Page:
mkdir test
echo "hi" > test/file1
tar -c -f archive.0.tar -g test.snar test
touch -a test/file1  # changes atime and ctime, doesn't change mtime
tar -c -f archive.1.tar -g test.snar test
tar -t -G -vv -f archive.1.tar  # lists Y for file1

So did GNU tar store the entire file again, even though only access time (atime) and metadata change time (ctime) were changed? This seems horribly inefficient to me, as we can reasonably expect many files to be read but not changed.

1 Answer 1


Using gtar for incremental backups is unreliable, but this is not a result of handling time stamps incorrectly.

Any backuptool that works in userland and thus cannot check internal filesystem structures as done by e.g. zfs send needs to handle time stamps the same way or it cannot grant a correct incremental backup.

  • atime is irrelevant for backups since it is only a hint that the file has been read, but not whether the file has been modified.

  • mtime may look interesting from the first view, but is irrelevant as well. This is because the mtime of a file can be set to any value by user space programs.

  • ctime is the only important time stamp for incremental backups as this is the only time stamp that cannot be manipulated.

As ctime cannot bemanipulated and as ctime is updated for both, content and meta data change, a backup tool needs to archive the file content and the file meta data whenever ctime has been updated.

As a result, a file that apparently did not change mtime could still have a modified content and thus needs to be in the backup

Finally: GNU tar does not implement a method, you asked for. The behavior is hard coded.

star however offers the option -dumpmeta that has been created in 2004 in order to experiment with inremental backups. star however clearly warns to use this option, see the man page:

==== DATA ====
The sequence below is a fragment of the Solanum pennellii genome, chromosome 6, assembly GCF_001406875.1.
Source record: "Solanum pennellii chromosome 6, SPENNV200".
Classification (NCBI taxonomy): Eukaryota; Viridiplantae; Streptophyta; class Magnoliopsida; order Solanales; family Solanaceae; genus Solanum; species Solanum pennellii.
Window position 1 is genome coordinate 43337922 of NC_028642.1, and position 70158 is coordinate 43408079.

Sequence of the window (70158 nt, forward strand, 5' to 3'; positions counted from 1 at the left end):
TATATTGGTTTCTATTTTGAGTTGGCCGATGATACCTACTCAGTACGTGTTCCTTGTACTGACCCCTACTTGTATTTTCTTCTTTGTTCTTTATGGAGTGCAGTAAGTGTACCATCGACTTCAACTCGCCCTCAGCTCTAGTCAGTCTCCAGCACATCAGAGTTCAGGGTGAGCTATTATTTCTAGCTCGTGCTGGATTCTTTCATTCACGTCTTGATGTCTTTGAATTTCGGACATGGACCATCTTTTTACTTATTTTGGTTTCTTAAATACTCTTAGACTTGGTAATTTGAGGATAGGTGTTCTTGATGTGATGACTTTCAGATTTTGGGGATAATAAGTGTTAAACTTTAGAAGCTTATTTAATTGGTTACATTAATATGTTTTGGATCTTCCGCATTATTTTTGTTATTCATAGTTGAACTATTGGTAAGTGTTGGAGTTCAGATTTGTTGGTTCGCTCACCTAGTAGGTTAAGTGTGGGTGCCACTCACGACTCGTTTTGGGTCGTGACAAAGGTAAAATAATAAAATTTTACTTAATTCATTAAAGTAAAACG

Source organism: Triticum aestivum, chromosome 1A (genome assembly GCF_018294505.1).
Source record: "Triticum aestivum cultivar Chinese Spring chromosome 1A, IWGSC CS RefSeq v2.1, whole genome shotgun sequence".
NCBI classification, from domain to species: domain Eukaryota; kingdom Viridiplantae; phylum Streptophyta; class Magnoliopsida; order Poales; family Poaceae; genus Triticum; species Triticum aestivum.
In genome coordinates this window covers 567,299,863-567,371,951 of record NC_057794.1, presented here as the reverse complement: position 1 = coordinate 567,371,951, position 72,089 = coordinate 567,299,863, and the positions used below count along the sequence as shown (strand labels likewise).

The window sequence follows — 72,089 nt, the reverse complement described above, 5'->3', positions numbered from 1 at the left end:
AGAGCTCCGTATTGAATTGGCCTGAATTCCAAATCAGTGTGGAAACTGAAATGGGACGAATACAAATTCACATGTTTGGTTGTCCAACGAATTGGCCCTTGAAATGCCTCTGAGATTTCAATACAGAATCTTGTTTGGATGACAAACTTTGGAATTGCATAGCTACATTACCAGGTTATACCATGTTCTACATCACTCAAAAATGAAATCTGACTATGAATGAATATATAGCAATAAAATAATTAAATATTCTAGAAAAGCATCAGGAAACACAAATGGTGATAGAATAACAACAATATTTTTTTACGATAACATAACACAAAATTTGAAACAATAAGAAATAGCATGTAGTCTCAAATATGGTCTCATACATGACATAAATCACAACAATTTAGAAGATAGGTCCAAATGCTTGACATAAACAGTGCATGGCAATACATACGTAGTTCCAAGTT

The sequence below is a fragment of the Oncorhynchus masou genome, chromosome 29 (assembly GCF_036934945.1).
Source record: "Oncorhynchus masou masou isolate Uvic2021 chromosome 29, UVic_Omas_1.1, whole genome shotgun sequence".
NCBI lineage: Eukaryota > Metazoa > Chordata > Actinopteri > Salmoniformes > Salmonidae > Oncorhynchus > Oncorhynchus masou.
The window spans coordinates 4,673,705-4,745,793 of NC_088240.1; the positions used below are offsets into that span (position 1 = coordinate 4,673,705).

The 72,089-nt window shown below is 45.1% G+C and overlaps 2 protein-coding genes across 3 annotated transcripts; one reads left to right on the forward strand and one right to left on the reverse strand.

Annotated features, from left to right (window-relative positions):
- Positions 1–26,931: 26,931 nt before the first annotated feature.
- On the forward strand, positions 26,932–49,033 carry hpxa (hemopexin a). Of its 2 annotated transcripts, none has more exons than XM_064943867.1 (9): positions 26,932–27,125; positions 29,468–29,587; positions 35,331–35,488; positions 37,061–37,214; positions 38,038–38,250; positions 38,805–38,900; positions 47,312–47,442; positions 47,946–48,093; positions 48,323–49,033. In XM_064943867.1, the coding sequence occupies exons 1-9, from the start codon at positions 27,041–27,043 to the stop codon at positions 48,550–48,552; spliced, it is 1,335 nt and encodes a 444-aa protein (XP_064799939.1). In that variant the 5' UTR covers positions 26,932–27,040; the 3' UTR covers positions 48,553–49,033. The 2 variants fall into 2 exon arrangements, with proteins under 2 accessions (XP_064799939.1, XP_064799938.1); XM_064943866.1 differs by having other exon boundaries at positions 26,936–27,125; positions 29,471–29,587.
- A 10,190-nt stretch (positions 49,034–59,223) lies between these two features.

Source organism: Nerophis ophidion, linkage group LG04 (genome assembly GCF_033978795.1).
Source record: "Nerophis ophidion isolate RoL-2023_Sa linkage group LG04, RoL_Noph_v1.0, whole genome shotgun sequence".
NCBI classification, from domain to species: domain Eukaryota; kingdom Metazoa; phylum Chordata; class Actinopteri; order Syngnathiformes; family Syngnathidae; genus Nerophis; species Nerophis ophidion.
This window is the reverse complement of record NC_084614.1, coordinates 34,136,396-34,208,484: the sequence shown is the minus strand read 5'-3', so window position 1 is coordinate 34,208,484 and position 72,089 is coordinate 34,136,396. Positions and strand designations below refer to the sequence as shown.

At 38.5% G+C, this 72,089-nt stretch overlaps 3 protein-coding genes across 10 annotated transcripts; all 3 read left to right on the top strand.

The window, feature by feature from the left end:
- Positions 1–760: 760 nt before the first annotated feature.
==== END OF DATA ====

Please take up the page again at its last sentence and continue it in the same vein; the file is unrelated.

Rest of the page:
-dumpmeta changes the behavior of star in incremental dump mode. If -dumpmeta is used and only the inode change time (st_ctime) of a file has been updated since the last incremental dump, star will archive only the meta data of the file (e.g. uid, permissions, ...) but not the file content. Using -dumpmeta will result in smaller incremental dumps, but files that have been created between two incrementals and set to an old date in st_mtime (e.g. as a result from a tar extract) will not be archived with full content. Using -dumpmeta thus may result in incomplete incremental dumps, use with extreme care.

The method used by star by default is used by ufsdump and ufsrestore from around 1981 and this is the method used by star since February 2005 and there has never been a problem with restoring incremental backups using these programs.

  • 1
    The downvoting trolls are active again and downvote a 100% correct answer.
    – schily
    Jul 11, 2020 at 15:22
  • I think my question was really: can GNU tar save only the difference in metadata instead of the whole file again?
    – qwr
    Jul 11, 2020 at 20:34
  • Ok, I added a related hint to the answer
    – schily
    Jul 12, 2020 at 13:09

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